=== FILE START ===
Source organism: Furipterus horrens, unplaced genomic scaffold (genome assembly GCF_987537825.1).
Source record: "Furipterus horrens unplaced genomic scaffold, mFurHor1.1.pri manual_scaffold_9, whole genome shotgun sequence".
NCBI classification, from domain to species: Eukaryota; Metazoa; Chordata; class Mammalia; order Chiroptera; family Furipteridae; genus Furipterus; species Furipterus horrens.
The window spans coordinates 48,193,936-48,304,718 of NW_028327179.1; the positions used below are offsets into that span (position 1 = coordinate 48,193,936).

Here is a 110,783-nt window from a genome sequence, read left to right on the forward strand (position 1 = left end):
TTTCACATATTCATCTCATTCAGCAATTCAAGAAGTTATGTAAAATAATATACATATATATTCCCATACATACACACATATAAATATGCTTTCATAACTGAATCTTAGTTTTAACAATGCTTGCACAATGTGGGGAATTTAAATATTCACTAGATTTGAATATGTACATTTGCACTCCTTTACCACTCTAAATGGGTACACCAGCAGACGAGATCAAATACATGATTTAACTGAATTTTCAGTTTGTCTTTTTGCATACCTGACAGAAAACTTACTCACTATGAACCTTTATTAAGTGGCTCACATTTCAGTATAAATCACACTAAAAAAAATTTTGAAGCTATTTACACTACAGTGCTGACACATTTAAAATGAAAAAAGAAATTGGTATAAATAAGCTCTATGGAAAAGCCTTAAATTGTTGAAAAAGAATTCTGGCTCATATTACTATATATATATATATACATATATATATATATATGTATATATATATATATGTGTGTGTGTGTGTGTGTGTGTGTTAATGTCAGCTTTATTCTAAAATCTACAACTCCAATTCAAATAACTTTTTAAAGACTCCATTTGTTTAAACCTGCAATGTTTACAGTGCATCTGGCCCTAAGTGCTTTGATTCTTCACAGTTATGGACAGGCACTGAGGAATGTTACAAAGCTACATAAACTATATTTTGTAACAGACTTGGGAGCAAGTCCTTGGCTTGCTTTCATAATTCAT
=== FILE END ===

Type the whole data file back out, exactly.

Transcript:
Source organism: Furipterus horrens, unplaced genomic scaffold (genome assembly GCF_987537825.1).
Source record: "Furipterus horrens unplaced genomic scaffold, mFurHor1.1.pri manual_scaffold_9, whole genome shotgun sequence".
NCBI classification, from domain to species: Eukaryota; Metazoa; Chordata; class Mammalia; order Chiroptera; family Furipteridae; genus Furipterus; species Furipterus horrens.
The window spans coordinates 48,193,936-48,304,718 of NW_028327179.1; the positions used below are offsets into that span (position 1 = coordinate 48,193,936).

Here is a 110,783-nt window from a genome sequence, read left to right on the forward strand (position 1 = left end):
TTTCACATATTCATCTCATTCAGCAATTCAAGAAGTTATGTAAAATAATATACATATATATTCCCATACATACACACATATAAATATGCTTTCATAACTGAATCTTAGTTTTAACAATGCTTGCACAATGTGGGGAATTTAAATATTCACTAGATTTGAATATGTACATTTGCACTCCTTTACCACTCTAAATGGGTACACCAGCAGACGAGATCAAATACATGATTTAACTGAATTTTCAGTTTGTCTTTTTGCATACCTGACAGAAAACTTACTCACTATGAACCTTTATTAAGTGGCTCACATTTCAGTATAAATCACACTAAAAAAAATTTTGAAGCTATTTACACTACAGTGCTGACACATTTAAAATGAAAAAAGAAATTGGTATAAATAAGCTCTATGGAAAAGCCTTAAATTGTTGAAAAAGAATTCTGGCTCATATTACTATATATATATATATACATATATATATATATATGTATATATATATATATGTGTGTGTGTGTGTGTGTGTGTGTTAATGTCAGCTTTATTCTAAAATCTACAACTCCAATTCAAATAACTTTTTAAAGACTCCATTTGTTTAAACCTGCAATGTTTACAGTGCATCTGGCCCTAAGTGCTTTGATTCTTCACAGTTATGGACAGGCACTGAGGAATGTTACAAAGCTACATAAACTATATTTTGTAACAGACTTGGGAGCAAGTCCTTGGCTTGCTTTCATAATTCAT